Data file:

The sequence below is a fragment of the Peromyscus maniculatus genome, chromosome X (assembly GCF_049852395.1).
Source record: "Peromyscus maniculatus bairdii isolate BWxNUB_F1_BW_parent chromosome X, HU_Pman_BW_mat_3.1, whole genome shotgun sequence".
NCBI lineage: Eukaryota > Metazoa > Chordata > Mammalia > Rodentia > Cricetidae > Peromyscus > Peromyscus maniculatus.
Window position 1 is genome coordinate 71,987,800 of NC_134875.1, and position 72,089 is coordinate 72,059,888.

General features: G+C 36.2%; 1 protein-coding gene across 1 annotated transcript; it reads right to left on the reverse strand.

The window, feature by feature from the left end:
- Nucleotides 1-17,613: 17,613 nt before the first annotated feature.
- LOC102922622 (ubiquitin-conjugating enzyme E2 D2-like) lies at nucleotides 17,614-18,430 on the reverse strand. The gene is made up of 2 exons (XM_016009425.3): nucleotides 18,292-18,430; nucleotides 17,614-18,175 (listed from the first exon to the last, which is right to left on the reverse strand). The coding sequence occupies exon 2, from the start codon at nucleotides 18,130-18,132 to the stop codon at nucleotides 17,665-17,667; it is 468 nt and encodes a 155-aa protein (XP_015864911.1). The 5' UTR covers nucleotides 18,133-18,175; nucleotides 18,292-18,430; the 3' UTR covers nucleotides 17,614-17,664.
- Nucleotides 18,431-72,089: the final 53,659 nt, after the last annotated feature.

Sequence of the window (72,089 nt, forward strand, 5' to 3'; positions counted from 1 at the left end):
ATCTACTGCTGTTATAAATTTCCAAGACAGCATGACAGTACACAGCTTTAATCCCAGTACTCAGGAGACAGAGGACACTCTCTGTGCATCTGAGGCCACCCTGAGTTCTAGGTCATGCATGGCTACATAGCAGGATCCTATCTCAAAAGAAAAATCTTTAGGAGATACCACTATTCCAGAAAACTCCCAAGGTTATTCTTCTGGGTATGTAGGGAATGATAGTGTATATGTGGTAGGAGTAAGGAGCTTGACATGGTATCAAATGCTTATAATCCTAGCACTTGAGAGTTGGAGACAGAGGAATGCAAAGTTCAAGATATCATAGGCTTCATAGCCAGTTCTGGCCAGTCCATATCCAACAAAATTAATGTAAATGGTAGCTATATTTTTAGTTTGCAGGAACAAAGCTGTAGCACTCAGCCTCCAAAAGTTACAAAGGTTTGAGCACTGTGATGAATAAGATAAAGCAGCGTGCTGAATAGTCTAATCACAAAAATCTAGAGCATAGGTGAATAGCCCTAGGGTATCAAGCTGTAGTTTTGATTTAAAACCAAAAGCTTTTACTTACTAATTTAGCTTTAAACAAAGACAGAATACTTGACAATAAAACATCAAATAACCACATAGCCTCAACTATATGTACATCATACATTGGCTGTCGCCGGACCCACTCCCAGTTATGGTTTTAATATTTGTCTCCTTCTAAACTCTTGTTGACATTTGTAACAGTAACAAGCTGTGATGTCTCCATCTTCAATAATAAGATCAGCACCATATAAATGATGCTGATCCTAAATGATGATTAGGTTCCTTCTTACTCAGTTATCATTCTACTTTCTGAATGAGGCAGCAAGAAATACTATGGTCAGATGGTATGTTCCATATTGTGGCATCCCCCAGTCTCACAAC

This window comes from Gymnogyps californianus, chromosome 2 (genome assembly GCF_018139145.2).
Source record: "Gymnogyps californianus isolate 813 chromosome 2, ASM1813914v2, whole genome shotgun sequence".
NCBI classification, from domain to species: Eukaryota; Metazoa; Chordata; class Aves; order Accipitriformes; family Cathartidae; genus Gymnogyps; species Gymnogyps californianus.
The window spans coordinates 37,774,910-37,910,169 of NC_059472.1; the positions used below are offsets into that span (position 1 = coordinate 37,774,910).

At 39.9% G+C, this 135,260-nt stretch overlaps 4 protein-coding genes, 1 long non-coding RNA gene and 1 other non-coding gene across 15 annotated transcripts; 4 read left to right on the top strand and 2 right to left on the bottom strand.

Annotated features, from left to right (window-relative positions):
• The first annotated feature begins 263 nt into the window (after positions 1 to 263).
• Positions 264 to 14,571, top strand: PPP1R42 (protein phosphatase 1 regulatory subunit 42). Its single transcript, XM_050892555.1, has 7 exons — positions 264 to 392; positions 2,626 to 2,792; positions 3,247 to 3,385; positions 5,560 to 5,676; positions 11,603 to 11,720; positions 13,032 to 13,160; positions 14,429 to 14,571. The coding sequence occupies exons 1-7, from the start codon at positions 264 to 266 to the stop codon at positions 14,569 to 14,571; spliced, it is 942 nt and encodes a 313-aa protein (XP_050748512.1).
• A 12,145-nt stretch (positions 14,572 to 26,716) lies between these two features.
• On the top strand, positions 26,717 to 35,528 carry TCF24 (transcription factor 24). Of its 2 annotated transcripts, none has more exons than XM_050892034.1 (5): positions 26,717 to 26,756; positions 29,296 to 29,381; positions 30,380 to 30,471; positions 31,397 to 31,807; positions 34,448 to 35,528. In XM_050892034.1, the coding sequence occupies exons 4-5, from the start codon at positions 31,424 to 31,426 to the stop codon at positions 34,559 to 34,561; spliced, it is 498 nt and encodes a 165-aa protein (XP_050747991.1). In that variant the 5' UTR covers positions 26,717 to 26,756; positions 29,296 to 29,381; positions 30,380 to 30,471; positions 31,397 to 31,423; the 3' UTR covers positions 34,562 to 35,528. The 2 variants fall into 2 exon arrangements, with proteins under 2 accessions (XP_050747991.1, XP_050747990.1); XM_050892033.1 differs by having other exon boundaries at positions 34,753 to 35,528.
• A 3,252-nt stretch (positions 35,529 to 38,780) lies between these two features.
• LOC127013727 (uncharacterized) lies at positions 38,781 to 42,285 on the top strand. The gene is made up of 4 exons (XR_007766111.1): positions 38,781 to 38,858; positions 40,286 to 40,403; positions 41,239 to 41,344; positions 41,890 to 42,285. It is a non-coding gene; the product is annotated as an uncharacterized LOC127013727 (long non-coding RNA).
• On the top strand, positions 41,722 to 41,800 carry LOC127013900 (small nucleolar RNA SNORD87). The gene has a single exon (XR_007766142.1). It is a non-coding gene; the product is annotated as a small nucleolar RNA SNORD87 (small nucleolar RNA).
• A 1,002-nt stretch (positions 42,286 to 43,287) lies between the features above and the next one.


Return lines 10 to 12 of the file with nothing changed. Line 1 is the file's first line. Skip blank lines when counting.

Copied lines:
Sequence of the window (72,089 nt, forward strand, 5' to 3'; positions counted from 1 at the left end):
ATCTACTGCTGTTATAAATTTCCAAGACAGCATGACAGTACACAGCTTTAATCCCAGTACTCAGGAGACAGAGGACACTCTCTGTGCATCTGAGGCCACCCTGAGTTCTAGGTCATGCATGGCTACATAGCAGGATCCTATCTCAAAAGAAAAATCTTTAGGAGATACCACTATTCCAGAAAACTCCCAAGGTTATTCTTCTGGGTATGTAGGGAATGATAGTGTATATGTGGTAGGAGTAAGGAGCTTGACATGGTATCAAATGCTTATAATCCTAGCACTTGAGAGTTGGAGACAGAGGAATGCAAAGTTCAAGATATCATAGGCTTCATAGCCAGTTCTGGCCAGTCCATATCCAACAAAATTAATGTAAATGGTAGCTATATTTTTAGTTTGCAGGAACAAAGCTGTAGCACTCAGCCTCCAAAAGTTACAAAGGTTTGAGCACTGTGATGAATAAGATAAAGCAGCGTGCTGAATAGTCTAATCACAAAAATCTAGAGCATAGGTGAATAGCCCTAGGGTATCAAGCTGTAGTTTTGATTTAAAACCAAAAGCTTTTACTTACTAATTTAGCTTTAAACAAAGACAGAATACTTGACAATAAAACATCAAATAACCACATAGCCTCAACTATATGTACATCATACATTGGCTGTCGCCGGACCCACTCCCAGTTATGGTTTTAATATTTGTCTCCTTCTAAACTCTTGTTGACATTTGTAACAGTAACAAGCTGTGATGTCTCCATCTTCAATAATAAGATCAGCACCATATAAATGATGCTGATCCTAAATGATGATTAGGTTCCTTCTTACTCAGTTATCATTCTACTTTCTGAATGAGGCAGCAAGAAATACTATGGTCAGATGGTATGTTCCATATTGTGGCATCCCCCAGTCTCACAAC

This window comes from Gymnogyps californianus, chromosome 2 (genome assembly GCF_018139145.2).